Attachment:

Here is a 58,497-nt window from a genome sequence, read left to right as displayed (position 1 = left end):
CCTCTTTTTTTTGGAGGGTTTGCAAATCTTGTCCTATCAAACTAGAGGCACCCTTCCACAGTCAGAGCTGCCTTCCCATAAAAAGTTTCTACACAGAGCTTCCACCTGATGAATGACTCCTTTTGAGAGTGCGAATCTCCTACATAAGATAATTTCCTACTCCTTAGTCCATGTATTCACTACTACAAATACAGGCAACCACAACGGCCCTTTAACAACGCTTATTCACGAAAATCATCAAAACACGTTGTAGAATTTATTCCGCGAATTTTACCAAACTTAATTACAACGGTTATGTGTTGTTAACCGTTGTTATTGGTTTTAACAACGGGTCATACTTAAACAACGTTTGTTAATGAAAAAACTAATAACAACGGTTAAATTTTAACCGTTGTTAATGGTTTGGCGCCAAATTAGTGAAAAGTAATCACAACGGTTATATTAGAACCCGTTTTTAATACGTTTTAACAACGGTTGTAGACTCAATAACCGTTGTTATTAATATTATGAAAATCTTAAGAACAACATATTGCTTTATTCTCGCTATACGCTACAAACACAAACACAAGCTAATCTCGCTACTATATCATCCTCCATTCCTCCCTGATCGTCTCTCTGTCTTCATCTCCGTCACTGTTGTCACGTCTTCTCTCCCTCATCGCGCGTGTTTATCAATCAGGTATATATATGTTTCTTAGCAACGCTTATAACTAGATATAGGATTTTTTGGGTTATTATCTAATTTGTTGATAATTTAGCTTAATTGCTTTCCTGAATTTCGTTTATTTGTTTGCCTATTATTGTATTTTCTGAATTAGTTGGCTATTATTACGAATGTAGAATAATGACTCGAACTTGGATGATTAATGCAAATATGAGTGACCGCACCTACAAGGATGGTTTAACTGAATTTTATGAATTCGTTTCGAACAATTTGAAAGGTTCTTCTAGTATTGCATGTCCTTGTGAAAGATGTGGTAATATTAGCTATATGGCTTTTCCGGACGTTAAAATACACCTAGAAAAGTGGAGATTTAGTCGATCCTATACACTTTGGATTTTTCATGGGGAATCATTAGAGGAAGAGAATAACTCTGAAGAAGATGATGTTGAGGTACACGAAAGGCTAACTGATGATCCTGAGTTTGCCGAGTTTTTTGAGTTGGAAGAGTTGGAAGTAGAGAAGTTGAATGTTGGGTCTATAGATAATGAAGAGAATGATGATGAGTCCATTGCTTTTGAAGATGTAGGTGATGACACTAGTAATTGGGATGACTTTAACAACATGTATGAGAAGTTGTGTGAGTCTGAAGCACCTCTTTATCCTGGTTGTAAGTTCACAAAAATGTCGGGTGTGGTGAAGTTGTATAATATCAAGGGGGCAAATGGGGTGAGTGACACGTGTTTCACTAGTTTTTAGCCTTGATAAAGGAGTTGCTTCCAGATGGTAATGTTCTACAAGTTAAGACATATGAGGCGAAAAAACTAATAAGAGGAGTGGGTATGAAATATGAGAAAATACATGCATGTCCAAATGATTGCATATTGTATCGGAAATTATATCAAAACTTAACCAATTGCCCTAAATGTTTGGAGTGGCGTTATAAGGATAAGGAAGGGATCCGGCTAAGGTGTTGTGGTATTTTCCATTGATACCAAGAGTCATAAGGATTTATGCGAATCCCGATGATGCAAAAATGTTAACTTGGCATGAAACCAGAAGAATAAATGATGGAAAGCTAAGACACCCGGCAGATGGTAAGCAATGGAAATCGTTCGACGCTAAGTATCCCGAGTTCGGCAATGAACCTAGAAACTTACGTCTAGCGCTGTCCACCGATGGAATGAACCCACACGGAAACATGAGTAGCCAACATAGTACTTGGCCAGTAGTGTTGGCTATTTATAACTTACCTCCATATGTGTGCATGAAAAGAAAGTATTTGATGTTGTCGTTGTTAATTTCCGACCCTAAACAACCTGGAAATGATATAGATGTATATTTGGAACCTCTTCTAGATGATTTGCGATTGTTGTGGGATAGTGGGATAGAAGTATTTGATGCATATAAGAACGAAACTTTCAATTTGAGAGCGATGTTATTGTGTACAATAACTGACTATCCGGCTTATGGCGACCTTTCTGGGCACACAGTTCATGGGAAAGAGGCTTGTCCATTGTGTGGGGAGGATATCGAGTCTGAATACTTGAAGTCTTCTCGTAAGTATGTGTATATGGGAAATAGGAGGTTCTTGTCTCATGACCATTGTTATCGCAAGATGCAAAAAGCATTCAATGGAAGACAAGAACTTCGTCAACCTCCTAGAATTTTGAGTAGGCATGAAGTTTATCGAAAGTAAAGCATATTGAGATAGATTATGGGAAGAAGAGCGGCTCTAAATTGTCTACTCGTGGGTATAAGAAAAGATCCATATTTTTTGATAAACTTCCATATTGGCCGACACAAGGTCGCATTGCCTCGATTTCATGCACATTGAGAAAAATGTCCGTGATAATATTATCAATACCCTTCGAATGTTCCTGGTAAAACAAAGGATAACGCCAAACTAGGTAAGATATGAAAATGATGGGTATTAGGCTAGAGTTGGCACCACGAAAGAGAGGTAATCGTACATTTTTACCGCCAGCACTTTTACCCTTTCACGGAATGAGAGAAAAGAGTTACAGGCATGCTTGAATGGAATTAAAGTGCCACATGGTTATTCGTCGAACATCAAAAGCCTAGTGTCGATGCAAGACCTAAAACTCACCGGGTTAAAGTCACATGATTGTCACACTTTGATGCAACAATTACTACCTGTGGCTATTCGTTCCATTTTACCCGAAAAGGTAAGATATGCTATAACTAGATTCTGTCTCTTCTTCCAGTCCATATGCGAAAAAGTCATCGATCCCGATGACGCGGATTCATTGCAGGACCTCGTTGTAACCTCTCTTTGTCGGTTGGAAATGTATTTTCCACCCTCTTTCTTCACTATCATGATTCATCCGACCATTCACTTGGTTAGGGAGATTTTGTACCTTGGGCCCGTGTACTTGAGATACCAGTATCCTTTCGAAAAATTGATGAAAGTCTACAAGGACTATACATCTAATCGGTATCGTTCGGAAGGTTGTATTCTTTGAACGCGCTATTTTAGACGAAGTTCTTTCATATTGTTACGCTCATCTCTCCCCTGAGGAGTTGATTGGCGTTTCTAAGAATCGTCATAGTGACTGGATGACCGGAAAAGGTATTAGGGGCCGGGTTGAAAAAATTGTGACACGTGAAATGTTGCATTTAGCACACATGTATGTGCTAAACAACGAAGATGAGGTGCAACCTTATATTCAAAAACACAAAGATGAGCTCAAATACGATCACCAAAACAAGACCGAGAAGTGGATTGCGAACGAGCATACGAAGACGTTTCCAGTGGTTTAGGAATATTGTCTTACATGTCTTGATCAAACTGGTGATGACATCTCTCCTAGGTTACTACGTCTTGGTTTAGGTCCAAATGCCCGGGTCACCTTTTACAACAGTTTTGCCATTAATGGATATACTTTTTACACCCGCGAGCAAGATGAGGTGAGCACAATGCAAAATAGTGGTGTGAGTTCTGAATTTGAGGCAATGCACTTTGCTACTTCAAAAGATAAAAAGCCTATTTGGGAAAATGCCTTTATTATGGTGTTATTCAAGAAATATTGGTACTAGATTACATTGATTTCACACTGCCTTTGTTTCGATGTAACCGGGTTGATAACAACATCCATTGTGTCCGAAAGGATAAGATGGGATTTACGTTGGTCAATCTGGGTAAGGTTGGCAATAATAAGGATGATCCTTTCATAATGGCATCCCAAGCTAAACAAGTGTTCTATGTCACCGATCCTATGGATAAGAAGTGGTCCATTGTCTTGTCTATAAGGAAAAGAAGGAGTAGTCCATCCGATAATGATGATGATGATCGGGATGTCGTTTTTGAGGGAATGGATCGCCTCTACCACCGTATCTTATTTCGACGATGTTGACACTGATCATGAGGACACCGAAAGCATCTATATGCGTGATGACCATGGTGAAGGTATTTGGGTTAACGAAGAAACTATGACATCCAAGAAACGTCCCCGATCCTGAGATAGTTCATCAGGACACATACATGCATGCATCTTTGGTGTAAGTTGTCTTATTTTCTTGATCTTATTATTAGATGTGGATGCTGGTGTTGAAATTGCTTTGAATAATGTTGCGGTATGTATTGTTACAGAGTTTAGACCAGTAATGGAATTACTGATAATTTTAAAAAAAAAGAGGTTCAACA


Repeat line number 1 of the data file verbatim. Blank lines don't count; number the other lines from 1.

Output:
Here is a 58,497-nt window from a genome sequence, read left to right as displayed (position 1 = left end):